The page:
The Weekend Protest Summarized

Like something out of a movie, on Friday night armed police, geared up with machine guns, cordoned off the Tbilisi streets around Dinamo Stadium and on Rustaveli Avenue as two renowned nightclubs were raided in the search for drug dealers.

The raid was said to have been connected to five drug deaths which occurred within the last two weeks, causing an outcry among many opponents of the Tbilisi nightlife scene. Although the government has a zero-tolerance drug policy, places like Bassiani and Café Gallery are considered safe spots for minor drug consumption. The reputation of both nightclubs goes beyond Georgian borders, as both host international guests and artists on a regular basis.

"The Ministry has been conducting intensive investigative measures for the last three months in order to establish the facts of drug trading in the Bassiani and Cafe Gallery nightclubs," the Interior Ministry said in a statement published by justifying the actions.

During the raid, nightclub lovers protested in front of police and took video recordings to document their behavior. According to protestors, the police used disproportionate force.

Besides arresting eight alleged drug dealers, the police detained several protesters before the crowd moved from the clubs to the traditional Tbilisi “protest point” outside the old parliament building on Rustaveli Avenue.

Their protest continued again the next day, starting at 3 PM, with a variety of speakers taking to the makeshift stage to voice their concerns, demands and anger.

With the amount of people increasing, the police gave way so the protesters could occupy one side of the Avenue, turning it into a one-way street and sending most traffic via the embankment. The riot police were then called in to stand close to Kashueti Church in case the rally turned violent.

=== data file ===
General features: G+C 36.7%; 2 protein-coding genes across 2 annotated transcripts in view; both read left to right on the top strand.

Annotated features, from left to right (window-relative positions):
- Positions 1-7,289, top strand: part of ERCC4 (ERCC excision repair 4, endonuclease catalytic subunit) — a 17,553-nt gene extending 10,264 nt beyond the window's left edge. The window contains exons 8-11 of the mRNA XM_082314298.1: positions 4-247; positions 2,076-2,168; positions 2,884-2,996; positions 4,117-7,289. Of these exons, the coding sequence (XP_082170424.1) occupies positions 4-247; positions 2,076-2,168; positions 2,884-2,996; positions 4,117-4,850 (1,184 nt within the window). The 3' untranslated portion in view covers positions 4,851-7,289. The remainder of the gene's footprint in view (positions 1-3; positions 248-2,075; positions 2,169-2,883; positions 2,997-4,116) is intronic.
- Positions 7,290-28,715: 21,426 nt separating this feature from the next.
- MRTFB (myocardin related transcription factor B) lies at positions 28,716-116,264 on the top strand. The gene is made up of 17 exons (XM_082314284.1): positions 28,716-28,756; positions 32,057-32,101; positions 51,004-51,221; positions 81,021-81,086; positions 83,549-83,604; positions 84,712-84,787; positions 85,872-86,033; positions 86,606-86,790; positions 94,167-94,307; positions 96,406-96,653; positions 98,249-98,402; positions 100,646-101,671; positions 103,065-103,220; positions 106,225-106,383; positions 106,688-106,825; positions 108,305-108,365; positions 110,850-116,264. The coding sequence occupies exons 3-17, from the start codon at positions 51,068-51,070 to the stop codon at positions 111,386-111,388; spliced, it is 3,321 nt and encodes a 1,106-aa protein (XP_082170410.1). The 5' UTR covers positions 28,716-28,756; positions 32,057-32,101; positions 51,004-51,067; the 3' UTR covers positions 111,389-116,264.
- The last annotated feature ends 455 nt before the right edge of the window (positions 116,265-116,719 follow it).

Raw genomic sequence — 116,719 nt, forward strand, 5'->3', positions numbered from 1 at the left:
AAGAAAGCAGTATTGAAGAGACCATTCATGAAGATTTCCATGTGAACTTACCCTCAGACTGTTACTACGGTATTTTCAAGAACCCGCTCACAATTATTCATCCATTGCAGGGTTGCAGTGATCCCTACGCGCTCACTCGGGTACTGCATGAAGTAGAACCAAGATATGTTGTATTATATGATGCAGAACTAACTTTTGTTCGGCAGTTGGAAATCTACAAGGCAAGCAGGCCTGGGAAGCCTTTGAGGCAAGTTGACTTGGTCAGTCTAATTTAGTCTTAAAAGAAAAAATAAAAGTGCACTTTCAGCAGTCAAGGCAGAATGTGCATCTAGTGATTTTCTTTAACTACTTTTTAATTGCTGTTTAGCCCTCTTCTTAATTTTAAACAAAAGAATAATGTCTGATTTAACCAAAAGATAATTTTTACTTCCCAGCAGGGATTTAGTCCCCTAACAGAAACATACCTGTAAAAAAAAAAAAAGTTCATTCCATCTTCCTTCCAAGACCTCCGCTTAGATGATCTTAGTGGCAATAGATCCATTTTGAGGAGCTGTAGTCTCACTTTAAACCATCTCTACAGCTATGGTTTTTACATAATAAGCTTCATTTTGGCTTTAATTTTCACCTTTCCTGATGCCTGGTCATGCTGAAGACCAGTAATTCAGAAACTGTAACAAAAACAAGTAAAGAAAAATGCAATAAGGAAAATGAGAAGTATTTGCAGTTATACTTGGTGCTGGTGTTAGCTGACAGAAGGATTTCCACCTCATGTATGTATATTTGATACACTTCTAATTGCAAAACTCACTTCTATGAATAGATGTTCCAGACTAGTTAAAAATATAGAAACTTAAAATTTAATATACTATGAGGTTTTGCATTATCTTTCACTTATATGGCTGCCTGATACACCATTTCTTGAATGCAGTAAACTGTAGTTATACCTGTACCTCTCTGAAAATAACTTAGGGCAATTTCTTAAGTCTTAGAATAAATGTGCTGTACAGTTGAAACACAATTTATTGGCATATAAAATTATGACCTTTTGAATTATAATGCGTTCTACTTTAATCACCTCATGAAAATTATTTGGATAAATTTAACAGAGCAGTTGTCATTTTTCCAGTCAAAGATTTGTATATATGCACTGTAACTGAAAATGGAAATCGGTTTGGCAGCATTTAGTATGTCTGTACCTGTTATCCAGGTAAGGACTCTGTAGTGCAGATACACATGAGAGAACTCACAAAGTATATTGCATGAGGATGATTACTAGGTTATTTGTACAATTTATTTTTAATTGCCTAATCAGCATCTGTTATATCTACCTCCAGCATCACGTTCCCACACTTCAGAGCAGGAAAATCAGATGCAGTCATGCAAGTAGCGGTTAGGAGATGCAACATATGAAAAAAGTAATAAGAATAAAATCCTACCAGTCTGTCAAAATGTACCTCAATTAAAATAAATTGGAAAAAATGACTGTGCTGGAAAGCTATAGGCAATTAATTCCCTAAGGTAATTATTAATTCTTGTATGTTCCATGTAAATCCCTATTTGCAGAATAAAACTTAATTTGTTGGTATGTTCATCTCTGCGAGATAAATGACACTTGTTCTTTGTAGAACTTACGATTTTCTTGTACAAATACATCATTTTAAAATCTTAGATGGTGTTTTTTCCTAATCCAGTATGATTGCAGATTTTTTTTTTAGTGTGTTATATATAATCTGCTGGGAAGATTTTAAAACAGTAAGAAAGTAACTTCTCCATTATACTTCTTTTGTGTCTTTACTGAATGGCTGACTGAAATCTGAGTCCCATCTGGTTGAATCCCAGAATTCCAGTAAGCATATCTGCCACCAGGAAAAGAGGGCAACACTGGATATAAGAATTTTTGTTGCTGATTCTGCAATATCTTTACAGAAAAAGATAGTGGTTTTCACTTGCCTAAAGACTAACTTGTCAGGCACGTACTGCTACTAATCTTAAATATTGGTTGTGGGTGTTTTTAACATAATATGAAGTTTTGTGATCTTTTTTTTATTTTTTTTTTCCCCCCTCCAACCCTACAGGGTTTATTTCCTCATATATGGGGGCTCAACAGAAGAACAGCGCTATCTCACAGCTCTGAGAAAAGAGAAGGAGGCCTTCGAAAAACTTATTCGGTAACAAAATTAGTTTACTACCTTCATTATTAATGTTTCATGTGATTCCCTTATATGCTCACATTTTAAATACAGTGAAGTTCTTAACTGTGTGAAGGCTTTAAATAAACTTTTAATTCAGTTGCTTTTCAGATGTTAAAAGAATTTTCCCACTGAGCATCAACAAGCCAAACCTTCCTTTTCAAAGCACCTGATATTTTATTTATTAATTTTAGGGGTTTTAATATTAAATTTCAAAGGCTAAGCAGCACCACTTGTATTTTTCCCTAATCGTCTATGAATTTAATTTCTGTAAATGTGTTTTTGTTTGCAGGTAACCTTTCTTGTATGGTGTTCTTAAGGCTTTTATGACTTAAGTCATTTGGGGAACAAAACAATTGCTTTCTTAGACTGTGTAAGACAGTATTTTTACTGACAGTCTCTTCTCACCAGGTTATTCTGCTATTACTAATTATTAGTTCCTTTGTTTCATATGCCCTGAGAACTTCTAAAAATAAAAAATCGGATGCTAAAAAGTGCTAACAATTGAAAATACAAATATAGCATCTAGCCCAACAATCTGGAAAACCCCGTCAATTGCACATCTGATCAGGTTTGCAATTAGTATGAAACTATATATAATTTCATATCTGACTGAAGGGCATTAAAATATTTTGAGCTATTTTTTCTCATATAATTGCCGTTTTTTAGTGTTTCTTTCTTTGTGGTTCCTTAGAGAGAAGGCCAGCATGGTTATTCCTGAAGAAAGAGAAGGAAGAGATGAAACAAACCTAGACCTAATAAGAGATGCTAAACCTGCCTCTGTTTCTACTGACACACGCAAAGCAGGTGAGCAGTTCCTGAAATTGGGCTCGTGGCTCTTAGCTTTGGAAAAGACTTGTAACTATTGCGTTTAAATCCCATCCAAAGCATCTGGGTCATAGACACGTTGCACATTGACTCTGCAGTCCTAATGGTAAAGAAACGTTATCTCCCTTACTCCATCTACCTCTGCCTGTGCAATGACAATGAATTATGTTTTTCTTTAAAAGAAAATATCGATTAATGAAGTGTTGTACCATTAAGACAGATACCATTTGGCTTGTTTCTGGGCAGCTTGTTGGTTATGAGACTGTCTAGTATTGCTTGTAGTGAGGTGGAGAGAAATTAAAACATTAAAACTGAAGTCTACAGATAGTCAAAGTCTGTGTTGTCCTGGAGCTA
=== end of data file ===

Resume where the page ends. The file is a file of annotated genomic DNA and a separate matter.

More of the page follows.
Beka Tsikarishvili, standing firm as a representative of the White Noise Movement, addressed the people. “Last night the government repeated what the previous government did. This is a blow to Georgian democracy,” he said, going on to demand answers from the government, and from Prime Minister Kvirikashvili and Minister of Internal Affairs Giorgi Gakharia, in particular.

Giving them until 10PM, DJs were called in and those gathered began to dance to electronic music.

Tbilisi Mayor Kakha Kaladze addressed protesters from City Hall.

“My sisters, brothers and my friends, I am offering you the chance to stand together against the drug trade and drug dealers, in coordination with the respective agencies," Kaladze said. "All of this seriously harms the club scene. Young people, our children, brothers, sisters and fellow citizens are dying. I am convinced that the youth rallying outside old parliament can stand side-by-side with us and together we will be able to put a stop to drug trafficking."

"We are not defending or supporting drug dealers," one protestor told GEORGIA TODAY. "We are protesting the show the government staged as an act of demonstration of power, an act against Kaladze and his night economy project, an act of moving the attention from the core of the problem to a minor one. If they had acted sooner to prevent the drug dealing, they could have saved lives."